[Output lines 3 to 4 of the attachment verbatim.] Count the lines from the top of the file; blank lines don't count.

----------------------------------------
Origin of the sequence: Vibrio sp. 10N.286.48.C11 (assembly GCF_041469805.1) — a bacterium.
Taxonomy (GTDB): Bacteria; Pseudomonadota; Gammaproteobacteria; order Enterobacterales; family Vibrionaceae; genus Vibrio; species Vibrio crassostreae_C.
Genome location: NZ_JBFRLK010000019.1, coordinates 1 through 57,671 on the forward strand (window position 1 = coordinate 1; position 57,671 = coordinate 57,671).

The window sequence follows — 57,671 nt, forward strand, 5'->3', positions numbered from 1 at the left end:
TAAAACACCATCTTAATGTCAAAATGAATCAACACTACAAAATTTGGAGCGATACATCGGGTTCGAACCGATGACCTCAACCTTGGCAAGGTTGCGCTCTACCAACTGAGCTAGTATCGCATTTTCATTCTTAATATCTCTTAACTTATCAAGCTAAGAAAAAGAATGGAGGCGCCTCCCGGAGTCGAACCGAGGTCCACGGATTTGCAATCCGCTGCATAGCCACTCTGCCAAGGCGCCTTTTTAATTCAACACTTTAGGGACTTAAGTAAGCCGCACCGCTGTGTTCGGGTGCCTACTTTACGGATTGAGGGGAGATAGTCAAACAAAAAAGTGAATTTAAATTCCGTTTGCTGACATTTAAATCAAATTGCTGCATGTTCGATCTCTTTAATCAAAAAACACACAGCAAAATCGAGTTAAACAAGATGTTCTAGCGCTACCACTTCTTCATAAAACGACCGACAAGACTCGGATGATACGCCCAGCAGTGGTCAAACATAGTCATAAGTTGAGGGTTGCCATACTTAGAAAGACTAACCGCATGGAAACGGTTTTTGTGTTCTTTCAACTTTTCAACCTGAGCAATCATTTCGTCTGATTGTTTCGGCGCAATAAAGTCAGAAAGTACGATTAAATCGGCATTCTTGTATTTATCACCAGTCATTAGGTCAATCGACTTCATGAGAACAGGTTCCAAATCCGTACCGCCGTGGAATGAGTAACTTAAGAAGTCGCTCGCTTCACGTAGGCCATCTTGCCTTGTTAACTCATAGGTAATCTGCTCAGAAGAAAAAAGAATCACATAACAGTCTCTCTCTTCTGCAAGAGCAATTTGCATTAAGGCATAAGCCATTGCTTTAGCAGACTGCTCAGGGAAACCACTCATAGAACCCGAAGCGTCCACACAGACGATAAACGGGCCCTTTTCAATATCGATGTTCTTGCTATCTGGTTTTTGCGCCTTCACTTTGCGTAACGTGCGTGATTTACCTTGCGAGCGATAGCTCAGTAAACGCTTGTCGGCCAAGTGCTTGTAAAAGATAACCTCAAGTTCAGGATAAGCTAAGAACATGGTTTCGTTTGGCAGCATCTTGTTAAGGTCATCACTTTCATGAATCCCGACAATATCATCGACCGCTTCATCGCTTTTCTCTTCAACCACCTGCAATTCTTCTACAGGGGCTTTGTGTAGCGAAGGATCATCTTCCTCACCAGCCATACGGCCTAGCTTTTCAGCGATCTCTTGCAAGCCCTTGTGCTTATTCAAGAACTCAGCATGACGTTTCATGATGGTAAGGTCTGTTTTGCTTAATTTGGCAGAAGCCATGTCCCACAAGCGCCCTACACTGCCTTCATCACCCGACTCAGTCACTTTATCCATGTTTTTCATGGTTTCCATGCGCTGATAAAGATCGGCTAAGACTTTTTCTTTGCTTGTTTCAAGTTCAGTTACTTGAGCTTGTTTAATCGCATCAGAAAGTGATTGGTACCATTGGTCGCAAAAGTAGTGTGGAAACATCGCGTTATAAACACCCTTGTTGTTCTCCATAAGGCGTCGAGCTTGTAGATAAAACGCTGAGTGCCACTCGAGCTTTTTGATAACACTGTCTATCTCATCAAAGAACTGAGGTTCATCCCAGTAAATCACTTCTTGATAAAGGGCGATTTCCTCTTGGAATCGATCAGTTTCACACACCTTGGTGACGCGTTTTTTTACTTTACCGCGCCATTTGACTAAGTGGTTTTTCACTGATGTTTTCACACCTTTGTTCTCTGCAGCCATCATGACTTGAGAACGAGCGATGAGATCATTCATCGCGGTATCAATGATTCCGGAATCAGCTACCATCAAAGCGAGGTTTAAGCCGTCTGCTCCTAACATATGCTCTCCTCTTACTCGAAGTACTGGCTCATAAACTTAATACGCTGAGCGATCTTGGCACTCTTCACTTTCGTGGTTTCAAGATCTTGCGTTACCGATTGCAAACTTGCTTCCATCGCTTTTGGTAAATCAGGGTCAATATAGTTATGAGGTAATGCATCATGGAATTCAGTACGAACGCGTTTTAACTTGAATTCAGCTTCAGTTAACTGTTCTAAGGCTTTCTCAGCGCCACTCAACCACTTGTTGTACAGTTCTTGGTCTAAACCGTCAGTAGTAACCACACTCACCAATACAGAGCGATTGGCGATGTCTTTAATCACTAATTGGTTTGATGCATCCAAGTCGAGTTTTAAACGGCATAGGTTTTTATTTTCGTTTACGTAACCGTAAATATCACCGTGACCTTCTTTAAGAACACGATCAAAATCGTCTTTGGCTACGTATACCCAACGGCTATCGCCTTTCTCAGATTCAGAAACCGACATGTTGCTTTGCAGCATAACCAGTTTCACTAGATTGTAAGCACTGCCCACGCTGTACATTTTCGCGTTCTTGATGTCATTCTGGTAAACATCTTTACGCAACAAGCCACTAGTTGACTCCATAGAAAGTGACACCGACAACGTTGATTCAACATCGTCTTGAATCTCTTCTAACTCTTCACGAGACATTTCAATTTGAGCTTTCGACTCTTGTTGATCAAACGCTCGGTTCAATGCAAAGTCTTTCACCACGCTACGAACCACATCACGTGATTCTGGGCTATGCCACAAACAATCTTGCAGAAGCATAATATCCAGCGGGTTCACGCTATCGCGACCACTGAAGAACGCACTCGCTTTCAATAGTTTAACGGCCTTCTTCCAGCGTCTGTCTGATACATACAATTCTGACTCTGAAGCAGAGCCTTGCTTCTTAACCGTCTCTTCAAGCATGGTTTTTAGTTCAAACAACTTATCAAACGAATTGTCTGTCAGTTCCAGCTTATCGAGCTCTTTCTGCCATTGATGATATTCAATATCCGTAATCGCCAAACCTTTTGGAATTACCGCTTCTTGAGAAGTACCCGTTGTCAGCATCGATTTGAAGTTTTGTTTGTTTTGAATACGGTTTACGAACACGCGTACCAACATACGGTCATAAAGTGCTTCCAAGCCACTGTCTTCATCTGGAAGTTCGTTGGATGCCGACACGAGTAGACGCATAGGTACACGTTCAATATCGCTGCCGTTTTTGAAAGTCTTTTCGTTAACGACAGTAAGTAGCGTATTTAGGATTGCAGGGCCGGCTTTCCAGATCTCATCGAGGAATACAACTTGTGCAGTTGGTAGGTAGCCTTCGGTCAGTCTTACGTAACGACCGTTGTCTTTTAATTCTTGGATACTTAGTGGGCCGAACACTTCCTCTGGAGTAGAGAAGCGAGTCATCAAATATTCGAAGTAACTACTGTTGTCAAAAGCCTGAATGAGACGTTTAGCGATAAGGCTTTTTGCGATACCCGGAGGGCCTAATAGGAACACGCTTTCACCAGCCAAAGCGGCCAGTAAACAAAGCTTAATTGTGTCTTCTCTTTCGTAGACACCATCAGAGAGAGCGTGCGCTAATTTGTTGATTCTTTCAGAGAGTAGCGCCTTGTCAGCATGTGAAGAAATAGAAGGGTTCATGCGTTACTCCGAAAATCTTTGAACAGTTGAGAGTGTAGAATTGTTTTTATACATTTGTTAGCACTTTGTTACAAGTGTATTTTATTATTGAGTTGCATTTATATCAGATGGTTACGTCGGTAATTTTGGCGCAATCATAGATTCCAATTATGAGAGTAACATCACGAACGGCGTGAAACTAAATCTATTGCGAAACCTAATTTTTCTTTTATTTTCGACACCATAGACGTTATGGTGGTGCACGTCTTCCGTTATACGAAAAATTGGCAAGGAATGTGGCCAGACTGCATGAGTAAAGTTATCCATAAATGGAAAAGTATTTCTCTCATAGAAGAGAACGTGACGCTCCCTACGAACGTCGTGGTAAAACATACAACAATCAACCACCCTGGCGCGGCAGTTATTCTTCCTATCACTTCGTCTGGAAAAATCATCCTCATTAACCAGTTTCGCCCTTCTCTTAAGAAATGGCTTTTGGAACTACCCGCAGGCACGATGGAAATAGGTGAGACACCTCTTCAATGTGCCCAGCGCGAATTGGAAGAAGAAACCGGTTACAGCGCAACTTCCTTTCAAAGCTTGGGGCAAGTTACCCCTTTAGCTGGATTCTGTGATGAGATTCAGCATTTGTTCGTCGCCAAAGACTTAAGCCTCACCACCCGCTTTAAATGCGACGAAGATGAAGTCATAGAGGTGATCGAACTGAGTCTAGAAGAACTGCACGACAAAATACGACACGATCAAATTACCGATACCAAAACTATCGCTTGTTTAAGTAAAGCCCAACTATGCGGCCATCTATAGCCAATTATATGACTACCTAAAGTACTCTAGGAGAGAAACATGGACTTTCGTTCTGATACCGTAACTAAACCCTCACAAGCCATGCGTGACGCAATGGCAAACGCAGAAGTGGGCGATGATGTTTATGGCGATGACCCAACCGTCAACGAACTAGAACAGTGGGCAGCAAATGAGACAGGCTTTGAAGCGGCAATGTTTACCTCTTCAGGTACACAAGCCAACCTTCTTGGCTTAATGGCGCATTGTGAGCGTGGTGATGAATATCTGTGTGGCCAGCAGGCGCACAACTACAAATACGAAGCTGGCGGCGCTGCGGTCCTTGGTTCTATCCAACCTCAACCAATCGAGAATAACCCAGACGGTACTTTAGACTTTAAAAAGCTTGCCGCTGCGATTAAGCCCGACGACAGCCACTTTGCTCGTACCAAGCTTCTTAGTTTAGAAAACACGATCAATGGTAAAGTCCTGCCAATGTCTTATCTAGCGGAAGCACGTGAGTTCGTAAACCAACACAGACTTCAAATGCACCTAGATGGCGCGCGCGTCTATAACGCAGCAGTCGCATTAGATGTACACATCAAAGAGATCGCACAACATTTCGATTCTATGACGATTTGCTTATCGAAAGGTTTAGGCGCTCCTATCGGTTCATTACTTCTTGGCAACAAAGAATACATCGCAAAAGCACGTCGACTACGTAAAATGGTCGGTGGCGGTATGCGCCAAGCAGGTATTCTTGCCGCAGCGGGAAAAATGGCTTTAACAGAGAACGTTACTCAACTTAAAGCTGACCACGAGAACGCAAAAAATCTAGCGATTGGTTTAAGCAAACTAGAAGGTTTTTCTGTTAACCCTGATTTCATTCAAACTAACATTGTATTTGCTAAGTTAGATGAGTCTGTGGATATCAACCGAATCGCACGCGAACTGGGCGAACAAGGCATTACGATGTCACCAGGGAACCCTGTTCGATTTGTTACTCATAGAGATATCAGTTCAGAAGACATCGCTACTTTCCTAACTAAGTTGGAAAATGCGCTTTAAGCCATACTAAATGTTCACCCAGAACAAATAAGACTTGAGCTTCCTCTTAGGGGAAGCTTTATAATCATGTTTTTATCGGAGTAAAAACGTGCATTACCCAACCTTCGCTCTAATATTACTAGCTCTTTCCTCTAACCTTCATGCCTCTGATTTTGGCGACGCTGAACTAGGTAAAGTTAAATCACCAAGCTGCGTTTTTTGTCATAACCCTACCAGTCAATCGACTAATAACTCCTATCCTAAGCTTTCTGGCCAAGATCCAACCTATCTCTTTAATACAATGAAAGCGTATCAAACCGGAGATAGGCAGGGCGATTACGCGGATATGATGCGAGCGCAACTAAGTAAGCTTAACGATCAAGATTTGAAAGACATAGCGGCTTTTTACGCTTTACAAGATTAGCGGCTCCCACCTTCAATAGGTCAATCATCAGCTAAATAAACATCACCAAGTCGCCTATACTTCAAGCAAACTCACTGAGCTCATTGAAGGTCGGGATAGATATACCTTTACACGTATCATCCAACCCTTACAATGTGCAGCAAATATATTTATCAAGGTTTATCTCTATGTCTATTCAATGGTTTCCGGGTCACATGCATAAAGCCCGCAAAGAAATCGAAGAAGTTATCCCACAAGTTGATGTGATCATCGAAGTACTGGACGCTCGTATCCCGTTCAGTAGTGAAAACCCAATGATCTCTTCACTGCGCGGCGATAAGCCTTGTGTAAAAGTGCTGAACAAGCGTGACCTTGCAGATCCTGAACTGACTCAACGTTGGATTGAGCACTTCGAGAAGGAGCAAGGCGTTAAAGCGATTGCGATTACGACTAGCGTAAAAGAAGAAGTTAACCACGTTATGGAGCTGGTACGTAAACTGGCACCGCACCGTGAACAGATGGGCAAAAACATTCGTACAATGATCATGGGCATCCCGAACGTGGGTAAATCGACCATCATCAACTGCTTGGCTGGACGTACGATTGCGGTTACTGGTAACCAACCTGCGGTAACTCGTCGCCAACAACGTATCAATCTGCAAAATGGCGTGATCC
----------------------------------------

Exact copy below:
Genome location: NZ_JBFRLK010000019.1, coordinates 1 through 57,671 on the forward strand (window position 1 = coordinate 1; position 57,671 = coordinate 57,671).

The window sequence follows — 57,671 nt, forward strand, 5'->3', positions numbered from 1 at the left end: